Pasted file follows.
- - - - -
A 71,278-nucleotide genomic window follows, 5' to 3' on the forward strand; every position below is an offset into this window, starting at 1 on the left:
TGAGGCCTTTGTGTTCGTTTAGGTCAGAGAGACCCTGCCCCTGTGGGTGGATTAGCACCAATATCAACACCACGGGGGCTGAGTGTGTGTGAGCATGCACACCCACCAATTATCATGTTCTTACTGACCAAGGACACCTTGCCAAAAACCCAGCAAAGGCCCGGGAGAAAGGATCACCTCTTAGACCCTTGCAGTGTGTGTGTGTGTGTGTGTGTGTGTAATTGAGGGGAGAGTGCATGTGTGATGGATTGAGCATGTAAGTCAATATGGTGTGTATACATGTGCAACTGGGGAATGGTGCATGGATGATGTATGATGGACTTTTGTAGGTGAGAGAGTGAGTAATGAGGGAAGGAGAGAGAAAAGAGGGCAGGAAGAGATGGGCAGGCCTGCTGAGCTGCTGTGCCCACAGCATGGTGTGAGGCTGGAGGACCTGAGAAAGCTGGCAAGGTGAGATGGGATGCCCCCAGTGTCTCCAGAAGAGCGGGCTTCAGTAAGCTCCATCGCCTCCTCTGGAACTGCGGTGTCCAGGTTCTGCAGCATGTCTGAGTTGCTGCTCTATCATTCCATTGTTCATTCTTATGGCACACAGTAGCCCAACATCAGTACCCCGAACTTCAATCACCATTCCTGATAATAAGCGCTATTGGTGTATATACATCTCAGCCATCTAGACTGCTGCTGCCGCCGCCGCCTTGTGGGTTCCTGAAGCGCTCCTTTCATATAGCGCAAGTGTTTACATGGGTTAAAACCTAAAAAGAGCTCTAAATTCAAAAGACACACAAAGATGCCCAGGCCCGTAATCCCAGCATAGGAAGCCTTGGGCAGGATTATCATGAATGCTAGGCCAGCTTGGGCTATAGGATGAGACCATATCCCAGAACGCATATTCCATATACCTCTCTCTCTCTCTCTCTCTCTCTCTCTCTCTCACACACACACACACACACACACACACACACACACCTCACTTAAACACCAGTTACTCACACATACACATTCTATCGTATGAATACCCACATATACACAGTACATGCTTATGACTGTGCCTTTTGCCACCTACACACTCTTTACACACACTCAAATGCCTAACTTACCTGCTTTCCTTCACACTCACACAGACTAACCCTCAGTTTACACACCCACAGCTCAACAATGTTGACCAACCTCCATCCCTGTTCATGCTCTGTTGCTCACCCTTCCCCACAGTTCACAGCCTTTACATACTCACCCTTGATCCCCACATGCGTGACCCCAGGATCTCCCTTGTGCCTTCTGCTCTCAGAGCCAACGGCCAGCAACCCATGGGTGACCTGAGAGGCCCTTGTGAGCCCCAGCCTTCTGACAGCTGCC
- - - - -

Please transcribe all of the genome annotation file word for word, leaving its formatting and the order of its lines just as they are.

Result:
A 71,278-nucleotide genomic window follows, 5' to 3' on the forward strand; every position below is an offset into this window, starting at 1 on the left:
TGAGGCCTTTGTGTTCGTTTAGGTCAGAGAGACCCTGCCCCTGTGGGTGGATTAGCACCAATATCAACACCACGGGGGCTGAGTGTGTGTGAGCATGCACACCCACCAATTATCATGTTCTTACTGACCAAGGACACCTTGCCAAAAACCCAGCAAAGGCCCGGGAGAAAGGATCACCTCTTAGACCCTTGCAGTGTGTGTGTGTGTGTGTGTGTGTGTAATTGAGGGGAGAGTGCATGTGTGATGGATTGAGCATGTAAGTCAATATGGTGTGTATACATGTGCAACTGGGGAATGGTGCATGGATGATGTATGATGGACTTTTGTAGGTGAGAGAGTGAGTAATGAGGGAAGGAGAGAGAAAAGAGGGCAGGAAGAGATGGGCAGGCCTGCTGAGCTGCTGTGCCCACAGCATGGTGTGAGGCTGGAGGACCTGAGAAAGCTGGCAAGGTGAGATGGGATGCCCCCAGTGTCTCCAGAAGAGCGGGCTTCAGTAAGCTCCATCGCCTCCTCTGGAACTGCGGTGTCCAGGTTCTGCAGCATGTCTGAGTTGCTGCTCTATCATTCCATTGTTCATTCTTATGGCACACAGTAGCCCAACATCAGTACCCCGAACTTCAATCACCATTCCTGATAATAAGCGCTATTGGTGTATATACATCTCAGCCATCTAGACTGCTGCTGCCGCCGCCGCCTTGTGGGTTCCTGAAGCGCTCCTTTCATATAGCGCAAGTGTTTACATGGGTTAAAACCTAAAAAGAGCTCTAAATTCAAAAGACACACAAAGATGCCCAGGCCCGTAATCCCAGCATAGGAAGCCTTGGGCAGGATTATCATGAATGCTAGGCCAGCTTGGGCTATAGGATGAGACCATATCCCAGAACGCATATTCCATATACCTCTCTCTCTCTCTCTCTCTCTCTCTCTCTCTCACACACACACACACACACACACACACACACACACCTCACTTAAACACCAGTTACTCACACATACACATTCTATCGTATGAATACCCACATATACACAGTACATGCTTATGACTGTGCCTTTTGCCACCTACACACTCTTTACACACACTCAAATGCCTAACTTACCTGCTTTCCTTCACACTCACACAGACTAACCCTCAGTTTACACACCCACAGCTCAACAATGTTGACCAACCTCCATCCCTGTTCATGCTCTGTTGCTCACCCTTCCCCACAGTTCACAGCCTTTACATACTCACCCTTGATCCCCACATGCGTGACCCCAGGATCTCCCTTGTGCCTTCTGCTCTCAGAGCCAACGGCCAGCAACCCATGGGTGACCTGAGAGGCCCTTGTGAGCCCCAGCCTTCTGACAGCTGCC